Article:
The currently approved COVID-19 vaccines are not live vaccines and are therefore considered safe in immunocompromised people. The Oxford AstraZeneca vaccine contains a live adenovirus vector, but it has been modified so that it cannot replicate and is also considered safe.

For people that are yet to begin immunosuppression treatments, general best practice is that they should be considered for vaccination at least two weeks before starting therapy and when possible, it is preferable to complete the two doses prior to starting immunosuppression.

Studies have shown that some individuals with compromised immune systems have lower or weaker responses to the COVID-19 vaccines. Additional doses may help to raise immunity provided by vaccines, so those who are immunocompromised are encouraged to take up boosters if they are offered them. 


Some people experience side effects after being vaccinated. Side effects that would be expected are mostly “flu-like” symptoms such as a headache, aching, fever, as well as pain and tenderness at the injection site. More information about expected side effects and allergic reactions is available here.


None of the currently approved vaccines are using a live SARS-CoV-2 virus in them; so you cannot get COVID-19 from them. It is common to get symptoms that feel the same as an infection for a few days after you have a vaccine (e.g. feeling “fluey”).  This is a sign that your immune system is responding to the vaccine, not that you have got a real infection. 


There has been inaccurate information circulating online about the new technologies used for the Pfizer-BioNTech, Moderna, and Oxford-AstraZeneca vaccines. Whilst these technologies use genetic codes to produce a harmless version of the spike protein inside the body, this code cannot be incorporated into the body’s DNA. This is because:

  • mRNA vaccines like the Pfizer-BioNTech and Moderna vaccines cannot reach the part of the cell that holds the DNA, called the nucleus.
  • mRNA cannot be translated back into DNA.
  • Both mRNA and adenovirus vaccines do not contain the “specialised tools” needed to “copy” or “edit” DNA.

These vaccines cannot replicate inside the body and only stay in the body for a few days. After helping the cells to produce an immune response against the spike protein, the vaccine is removed by the body.

For more information about the genetic technologies used in the COVID-19 vaccines, please see COVID-19 vaccines.


There is no evidence that the immune response to coronaviruses has any impact on fertility in animals or humans, and there is no biological mechanism that has been shown to result in an impact on fertility. Regulators have looked at the data carefully from the clinical trials and have not recommended any precautions for individuals planning to become pregnant. 


Studies have shown that mixing vaccine schedules is safe and effective against COVID-19. You may be offered different vaccines for any booster doses to ensure you are protected against different types of the virus that have emerged since the start of the pandemic.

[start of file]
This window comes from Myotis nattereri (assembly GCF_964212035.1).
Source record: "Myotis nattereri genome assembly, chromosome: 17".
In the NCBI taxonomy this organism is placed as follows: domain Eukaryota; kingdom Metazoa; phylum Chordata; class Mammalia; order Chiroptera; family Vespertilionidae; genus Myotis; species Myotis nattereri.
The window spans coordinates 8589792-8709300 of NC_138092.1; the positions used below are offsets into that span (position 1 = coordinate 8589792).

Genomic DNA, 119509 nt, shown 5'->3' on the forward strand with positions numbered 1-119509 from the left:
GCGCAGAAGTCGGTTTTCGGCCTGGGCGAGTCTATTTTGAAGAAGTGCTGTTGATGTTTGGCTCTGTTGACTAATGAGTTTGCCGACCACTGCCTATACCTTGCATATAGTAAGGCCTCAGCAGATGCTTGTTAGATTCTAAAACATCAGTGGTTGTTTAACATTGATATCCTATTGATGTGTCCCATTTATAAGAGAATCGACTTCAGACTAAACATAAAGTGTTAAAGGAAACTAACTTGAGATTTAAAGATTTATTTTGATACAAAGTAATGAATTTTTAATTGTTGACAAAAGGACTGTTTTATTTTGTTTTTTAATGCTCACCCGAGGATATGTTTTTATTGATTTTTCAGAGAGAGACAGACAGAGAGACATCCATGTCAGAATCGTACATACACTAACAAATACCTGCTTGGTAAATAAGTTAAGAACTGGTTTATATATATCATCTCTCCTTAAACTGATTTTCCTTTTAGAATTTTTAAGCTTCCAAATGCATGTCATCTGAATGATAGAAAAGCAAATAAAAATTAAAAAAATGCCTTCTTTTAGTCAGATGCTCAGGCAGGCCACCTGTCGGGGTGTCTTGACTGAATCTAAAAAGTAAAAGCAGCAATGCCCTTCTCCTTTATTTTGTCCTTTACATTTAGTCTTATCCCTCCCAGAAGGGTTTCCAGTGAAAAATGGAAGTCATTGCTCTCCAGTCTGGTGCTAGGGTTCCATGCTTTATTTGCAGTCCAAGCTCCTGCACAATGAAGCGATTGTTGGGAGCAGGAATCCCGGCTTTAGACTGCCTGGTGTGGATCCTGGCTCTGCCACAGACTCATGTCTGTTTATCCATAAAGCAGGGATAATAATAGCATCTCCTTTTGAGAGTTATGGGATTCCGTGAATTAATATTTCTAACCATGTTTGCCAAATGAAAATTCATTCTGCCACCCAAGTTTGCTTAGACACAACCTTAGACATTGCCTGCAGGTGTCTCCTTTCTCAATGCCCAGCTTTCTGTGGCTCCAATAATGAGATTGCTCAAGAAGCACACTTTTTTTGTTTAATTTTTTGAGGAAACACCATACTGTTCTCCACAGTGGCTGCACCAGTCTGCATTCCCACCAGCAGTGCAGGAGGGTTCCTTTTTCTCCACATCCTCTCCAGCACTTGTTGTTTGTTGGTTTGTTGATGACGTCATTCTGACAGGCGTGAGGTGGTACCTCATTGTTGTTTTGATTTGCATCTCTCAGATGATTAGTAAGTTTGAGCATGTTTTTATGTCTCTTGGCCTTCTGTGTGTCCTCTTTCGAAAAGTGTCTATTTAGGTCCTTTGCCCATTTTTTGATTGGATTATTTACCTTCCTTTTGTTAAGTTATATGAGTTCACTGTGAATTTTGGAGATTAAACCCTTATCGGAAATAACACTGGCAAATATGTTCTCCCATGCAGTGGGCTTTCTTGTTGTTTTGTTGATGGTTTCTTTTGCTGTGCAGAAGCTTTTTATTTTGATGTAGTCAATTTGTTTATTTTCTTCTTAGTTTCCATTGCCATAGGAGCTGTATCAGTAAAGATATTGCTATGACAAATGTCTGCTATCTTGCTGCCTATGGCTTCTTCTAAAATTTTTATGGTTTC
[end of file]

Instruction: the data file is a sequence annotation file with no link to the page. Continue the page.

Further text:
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The Pfizer-BioNTech, Moderna, and Oxford-AstraZeneca vaccines do not contain any human or animal derived ingredients.


No pork or other animal derived ingredients are contained in the Pfizer-BioNTech, Moderna, or Oxford-AstraZeneca vaccines. The Oxford-AstraZeneca vaccine has ethanol (alcohol) listed as an ingredient, but this is in amounts lower than found in natural foods.

Most scholars have deemed these vaccines permissible. For further information about this, visit the British Islamic Medical Association.


For information about who is eligible to receive the vaccine in the UK, see COVID-19 vaccines. You will be contacted by the NHS if you are eligible to receive the vaccine. Information about who is eligible to receive the vaccine in the USA is available from the Centers for Disease Control and Prevention.

COVID-19 vaccination strategies for the EU/EEA is available from the European Centre for Disease Control and Prevention.


Yes, the approved vaccines in the UK are given as injections in the upper arm.


ChAdOx1 nCoV-19 is made from a virus (ChAdOx1), which is a weakened version of a common cold virus (adenovirus) that causes infections in chimpanzees. The adenovirus has been genetically changed so that it is impossible for it to cause infection in humans.   

Genetic material has been added to the ChAdOx1 virus, that is used to make a protein from the COVID-19 coronavirus (SARS-CoV-2) called Spike glycoprotein (S). This protein is found on the surface of SARS-CoV-2 and plays an essential role in how the SARS-CoV-2 virus infects our cells.

Vaccinating with ChAdOx1 nCoV-19 trains the body to recognise and develop an immune response to the spike protein that helps to prevent infection from the SARS-CoV-2 virus if it later enters the body. For more information, see our page on COVID-19 vaccines.



Page last updated Tuesday, January 17, 2023